Domestic violence, officially called assault and battery on a family or household member (G.L. c. 265, §13M) carries severe penalties upon conviction. However, people may not wait until your case is settled before passing judgment on you. Friends may be distancing themselves from you, spouses may be badmouthing you to coworkers and relatives—all before you’ve had a chance to defend your actions.
A conviction for this serious crime will make it even more difficult to repair your personal and professional relationships. In fact, it could affect your job options and career path for the rest of your life.
How to Keep a Domestic Assault Charge From Ruining Your Career
While the accusation of domestic violence may raise suspicions, people tend to see a criminal conviction as conclusive evidence of a person’s guilt. The best way to minimize the effects of an assault charge is to avoid conviction or even have the charges dismissed outright.
Without a domestic violence defense attorney working to preserve your future, you may have difficulty:
- Keeping your current job. Even if you can return to work before your court date, you may need to take time off to attend court or meet with your attorney. Your employer could face public pressure to let you go, or see you as a potential risk to customers. If you’re convicted and serve jail time, your employer is under no obligation to keep your job open for you.
- Finding a new job. You may be required to report your criminal conviction on any job application you fill out in the future. While employers may be willing to overlook certain offenses, they are under no obligation to give you a chance and are likely to simply move on to other candidates. Even if you attempt to lie on a job application, your criminal record can be discovered with a simple background check—and lying on an application will almost certainly disqualify you from employment. You may be able to seal your record, which may prevent employers access to your CORI (Criminal Offender Record Information).
- Staying in your chosen field. People with an assault on their record are prohibited from working in many industries, including education and healthcare. A conviction may be career-ending for social workers, people who have public-facing jobs, or those who work with children.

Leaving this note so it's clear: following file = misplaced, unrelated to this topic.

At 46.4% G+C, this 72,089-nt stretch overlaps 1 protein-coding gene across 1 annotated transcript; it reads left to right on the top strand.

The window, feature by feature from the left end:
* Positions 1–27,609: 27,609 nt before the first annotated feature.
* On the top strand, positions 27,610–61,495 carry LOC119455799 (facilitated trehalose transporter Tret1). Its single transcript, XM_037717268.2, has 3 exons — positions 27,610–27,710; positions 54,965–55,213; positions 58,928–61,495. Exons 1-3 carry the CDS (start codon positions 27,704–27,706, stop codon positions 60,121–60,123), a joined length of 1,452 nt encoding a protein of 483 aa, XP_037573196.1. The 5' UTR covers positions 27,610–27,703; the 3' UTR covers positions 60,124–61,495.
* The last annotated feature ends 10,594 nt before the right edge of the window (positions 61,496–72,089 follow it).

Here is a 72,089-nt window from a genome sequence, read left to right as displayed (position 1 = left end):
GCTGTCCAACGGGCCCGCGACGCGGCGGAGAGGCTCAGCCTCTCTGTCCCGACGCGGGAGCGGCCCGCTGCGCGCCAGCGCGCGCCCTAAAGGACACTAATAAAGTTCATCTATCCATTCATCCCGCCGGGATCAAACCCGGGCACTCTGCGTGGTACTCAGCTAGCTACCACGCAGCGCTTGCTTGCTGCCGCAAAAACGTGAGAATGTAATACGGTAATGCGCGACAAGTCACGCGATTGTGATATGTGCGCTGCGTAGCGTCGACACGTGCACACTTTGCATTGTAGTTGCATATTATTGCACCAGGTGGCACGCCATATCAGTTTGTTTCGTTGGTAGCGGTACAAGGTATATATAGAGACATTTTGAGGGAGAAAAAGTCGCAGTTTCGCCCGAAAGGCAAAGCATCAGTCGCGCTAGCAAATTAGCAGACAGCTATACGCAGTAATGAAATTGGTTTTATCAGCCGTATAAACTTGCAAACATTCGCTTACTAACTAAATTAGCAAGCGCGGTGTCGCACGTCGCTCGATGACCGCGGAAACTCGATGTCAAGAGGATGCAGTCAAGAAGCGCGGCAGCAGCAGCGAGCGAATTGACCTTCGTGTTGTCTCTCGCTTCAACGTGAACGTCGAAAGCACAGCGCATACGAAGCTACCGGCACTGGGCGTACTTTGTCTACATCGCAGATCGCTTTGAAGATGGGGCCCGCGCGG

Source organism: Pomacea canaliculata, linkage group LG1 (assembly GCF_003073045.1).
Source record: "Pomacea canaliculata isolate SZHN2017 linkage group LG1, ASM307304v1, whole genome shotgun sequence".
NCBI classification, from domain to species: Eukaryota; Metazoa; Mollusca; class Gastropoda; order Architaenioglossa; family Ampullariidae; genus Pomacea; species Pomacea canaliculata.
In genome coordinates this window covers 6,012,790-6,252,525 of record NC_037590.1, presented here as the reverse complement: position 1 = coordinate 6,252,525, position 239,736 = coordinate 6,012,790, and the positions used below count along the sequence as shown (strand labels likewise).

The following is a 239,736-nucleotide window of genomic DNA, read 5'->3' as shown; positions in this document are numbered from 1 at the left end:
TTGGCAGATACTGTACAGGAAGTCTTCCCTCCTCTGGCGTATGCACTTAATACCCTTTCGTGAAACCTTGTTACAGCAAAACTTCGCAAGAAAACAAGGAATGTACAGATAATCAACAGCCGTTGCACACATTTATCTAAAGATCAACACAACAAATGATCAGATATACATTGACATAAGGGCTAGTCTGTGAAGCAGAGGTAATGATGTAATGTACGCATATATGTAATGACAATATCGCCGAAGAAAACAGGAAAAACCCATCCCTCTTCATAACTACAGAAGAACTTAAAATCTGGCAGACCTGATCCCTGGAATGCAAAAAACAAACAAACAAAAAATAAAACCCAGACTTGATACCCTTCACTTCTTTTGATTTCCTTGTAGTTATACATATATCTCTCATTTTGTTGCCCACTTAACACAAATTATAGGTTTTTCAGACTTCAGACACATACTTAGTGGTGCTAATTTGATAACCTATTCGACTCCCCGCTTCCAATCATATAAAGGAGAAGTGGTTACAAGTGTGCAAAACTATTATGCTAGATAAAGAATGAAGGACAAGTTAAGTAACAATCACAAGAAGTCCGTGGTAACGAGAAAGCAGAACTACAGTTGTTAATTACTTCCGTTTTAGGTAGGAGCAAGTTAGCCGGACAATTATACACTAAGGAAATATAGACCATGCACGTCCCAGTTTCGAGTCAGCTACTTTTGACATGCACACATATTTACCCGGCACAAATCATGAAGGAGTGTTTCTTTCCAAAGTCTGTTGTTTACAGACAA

- Maintaining licenses and certification. If your career requires you to maintain state and federal professional standards, you may lose your certification or have your license revoked after conviction. You could also lose your membership in professional agencies (such as boards of education) and peer organizations.
- Working in the armed forces. An assault conviction can lead to the loss of a government appointment, military job, or a position that requires a high-security clearance. If you are dishonorably discharged as a result of domestic assault, you may also be prohibited from reenlisting.
- Staying in a position of authority. Assault involving a family member is a crime that carries an enormous social stigma. Even if you do not lose your job, your coworkers and subordinates may not feel comfortable taking direction from you or working with you one-on-one.
- Changing career paths. You could attempt to go back to school to retrain for a new job, but college applications are given the same scrutiny as employment requests. Educational institutions are free to reject applicants with a criminal record.
- Traveling abroad. Criminal convictions can lead to international travel restrictions, barring you from taking any jobs that require travel or even visiting loved ones abroad.
It’s vital that your attorney has experience in domestic assault cases. You will need someone who can review the evidence, ask the right questions, and fight aggressively in court. If the charges against you cannot be dropped, your attorney should be willing to suggest treatment programs, probation, or other options to the court to keep your permanent record clean.